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by:jkr
ID: 26134136
Then you should be fine with the 'simple encapsulation'.
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by:evilrix
ID: 26134206
>> I don't have a very high performance constraints. worst case I can have a few readers (no more than 5) two writers at the same time.
What is the ratio of reads to writes? If the number of reads is far greater than the number of writes you are creating an unnecessary bottle-neck (thread contention) if you use standard mutual exclusion semantics. Each reader will, unnecessarily, block all other readers. You are, effectively, negating the point (to some extent) of using threads.
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by:itsmeandnobodyelse
ID: 26138750
>>>> It is only when writing you need mutual exclusion.
That isn't true. Any iteration or find operation may fail - worse case crashing - when there are parallel updates to the map.
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by:itsmeandnobodyelse
ID: 26138819
>>>> Each reader will, unnecessarily, block all other readers.
You only can make that safe by using a second mutex. Writers must wait for both mutexes, readers only for the writer mutex.
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by:evilrix
ID: 26139051
>> That isn't true. Any iteration or find operation may fail - worse case crashing - when there are parallel updates to the map.
If you are only reading there are no updates to the map -- did you not get that? With your examples, iteration and find are read-only actions (hence iterators and the find function may be const).
http://www.cplusplus.com/reference/stl/map/find/

If the map is only being read it doesn't need mutual exclusion semantics, it's only when a writer tries to modify it that these semantics are required. A read/write lock (implemented as a shared_mutex in Boost) will ensure these semantics are only enabled during the writing phase. During reading all threads are free to access the resource without contention.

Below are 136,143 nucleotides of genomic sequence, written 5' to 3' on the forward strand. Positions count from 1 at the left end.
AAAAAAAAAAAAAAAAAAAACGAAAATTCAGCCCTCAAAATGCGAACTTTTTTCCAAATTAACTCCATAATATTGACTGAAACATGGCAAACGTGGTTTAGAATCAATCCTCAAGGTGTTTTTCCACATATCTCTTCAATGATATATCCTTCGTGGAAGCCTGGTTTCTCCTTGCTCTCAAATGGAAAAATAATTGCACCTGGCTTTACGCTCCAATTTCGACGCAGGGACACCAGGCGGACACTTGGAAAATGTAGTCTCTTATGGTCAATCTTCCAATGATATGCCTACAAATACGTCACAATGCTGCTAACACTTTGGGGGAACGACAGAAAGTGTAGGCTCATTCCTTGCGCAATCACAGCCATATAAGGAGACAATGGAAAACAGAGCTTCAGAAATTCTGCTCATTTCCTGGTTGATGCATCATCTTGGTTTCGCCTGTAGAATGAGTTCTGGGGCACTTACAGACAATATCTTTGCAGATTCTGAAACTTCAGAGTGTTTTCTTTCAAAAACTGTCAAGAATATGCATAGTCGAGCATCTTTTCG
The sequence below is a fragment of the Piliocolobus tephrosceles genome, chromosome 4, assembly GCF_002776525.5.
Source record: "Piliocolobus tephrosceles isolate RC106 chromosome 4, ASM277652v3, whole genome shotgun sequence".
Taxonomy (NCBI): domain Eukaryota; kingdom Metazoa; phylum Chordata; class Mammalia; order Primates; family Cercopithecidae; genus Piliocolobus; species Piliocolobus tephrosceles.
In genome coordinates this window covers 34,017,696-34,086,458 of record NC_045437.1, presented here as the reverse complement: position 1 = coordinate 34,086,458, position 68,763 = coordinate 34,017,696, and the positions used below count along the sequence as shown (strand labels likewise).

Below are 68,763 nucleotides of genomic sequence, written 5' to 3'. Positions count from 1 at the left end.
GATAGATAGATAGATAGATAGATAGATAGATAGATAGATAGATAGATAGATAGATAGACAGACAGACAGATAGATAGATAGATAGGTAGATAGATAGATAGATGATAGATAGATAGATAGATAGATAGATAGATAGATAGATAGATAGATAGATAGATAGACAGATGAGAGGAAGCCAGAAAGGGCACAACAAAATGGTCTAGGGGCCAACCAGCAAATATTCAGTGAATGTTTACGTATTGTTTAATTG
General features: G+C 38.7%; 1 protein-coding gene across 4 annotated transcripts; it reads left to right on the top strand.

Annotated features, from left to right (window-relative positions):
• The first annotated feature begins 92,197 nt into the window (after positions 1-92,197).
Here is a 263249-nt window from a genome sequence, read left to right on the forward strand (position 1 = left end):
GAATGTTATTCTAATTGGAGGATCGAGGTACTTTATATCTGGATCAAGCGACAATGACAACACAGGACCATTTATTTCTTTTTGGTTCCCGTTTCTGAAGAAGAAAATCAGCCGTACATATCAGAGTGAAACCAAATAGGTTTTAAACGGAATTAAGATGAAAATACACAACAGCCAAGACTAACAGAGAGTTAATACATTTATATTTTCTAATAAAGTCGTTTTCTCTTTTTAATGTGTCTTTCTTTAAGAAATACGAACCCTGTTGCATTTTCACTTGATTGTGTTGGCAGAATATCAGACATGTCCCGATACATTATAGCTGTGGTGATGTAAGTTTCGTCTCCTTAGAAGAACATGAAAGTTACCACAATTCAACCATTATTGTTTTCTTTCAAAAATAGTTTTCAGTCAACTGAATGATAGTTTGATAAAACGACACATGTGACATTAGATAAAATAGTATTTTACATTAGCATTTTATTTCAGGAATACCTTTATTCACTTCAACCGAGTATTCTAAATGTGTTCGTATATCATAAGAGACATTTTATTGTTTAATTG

>> You only can make that safe by using a second mutex. Writers must wait for both mutexes, readers only for the writer mutex
There are primitives already designed to implement a Read/Write Lock RWL design pattern. Both Posix threads and Boost provide solutions. Unfortunately, I suspect you are looking at this from a Win32 API only point of view, where no such primitives exist.

The RWL design pattern is a fundamental pattern for implementing efficient/effective multi-threaded solutions that implement high-ratio reads to low-ration writes. Without it you, effectively, make all access to your resource synchronous in the cases of both read and write. This is an unnecessary contention that can be avoided in the case of reading, when no writing is in progress.

Please take a look at the Wkikipedia entry for the RWL design pattern for more information.
http://en.wikipedia.org/wiki/Read/write_lock_pattern
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by:itsmeandnobodyelse
ID: 26139153
>>> did you not get that?
No, sorry.
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by:itsmeandnobodyelse
ID: 26139189
>>>> iteration and find are read-only actions
Any parallel writing to the map may spoil any of the pointers currently used in a read operation.

BTW, I would like to discuss that without any personal touch. So expressions like 'don't you get that' are not very helpful, especially when made by a ZA.
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by:evilrix
ID: 26139223
>> BTW, I would like to discuss that without any personal touch. So expressions like 'don't you get that' are not very helpful, especially when made by a ZA.